Saturday, December 6, 2014

How's your email etiquette?

While texting has mostly replaced emailing for most students, email continues to be the most dependable, archivable (and campus-official) way of communicating online. That's why I think it's important to know and practice professional email behavior.

Here are some of the rules I follow:
• When I receive an email sent only to me, I try to reply as soon as I read it. If it asks me to do something, I reply by saying whether I'm willing to do it and when I might get to it. This rule doesn't apply to email sent to a large group, which may or may not require a response.
• I always respond in a way that wouldn't embarrass me, The Orion or Chico State if someone, say a reporter, made a public records request for my emails.
• If I'm writing to someone I don't know (rather than replying to an email), I identify myself in some way. I should (but haven't) set up an email signature, which would do that work for me.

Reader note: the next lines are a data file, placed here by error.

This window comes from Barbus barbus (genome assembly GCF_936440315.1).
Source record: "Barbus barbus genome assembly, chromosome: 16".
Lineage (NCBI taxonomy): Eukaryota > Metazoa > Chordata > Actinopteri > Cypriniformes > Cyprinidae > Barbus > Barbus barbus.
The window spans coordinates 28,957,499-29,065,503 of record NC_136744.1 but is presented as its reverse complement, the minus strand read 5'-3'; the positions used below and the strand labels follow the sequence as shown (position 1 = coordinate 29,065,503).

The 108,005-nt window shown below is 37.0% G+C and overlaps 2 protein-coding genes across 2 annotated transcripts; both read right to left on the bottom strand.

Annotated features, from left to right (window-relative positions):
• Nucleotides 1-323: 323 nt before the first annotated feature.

• If I need an immediate answer to a question, I use the phone instead. Some people (like me) are on email several times a day, but many are not.
• When I was reporting, I wouldn't use email to conduct an interview. Sources send back information that sounds like it's written rather than spoken, so it's basically unusable for direct quotations. If I need a quick fact or confirmation, though, I might use email (though the phone or a text is better because it's likely to be read right away).

Want to make your own list of rules? Check out the list of 25 email best practices Lindsay Silberman put together for

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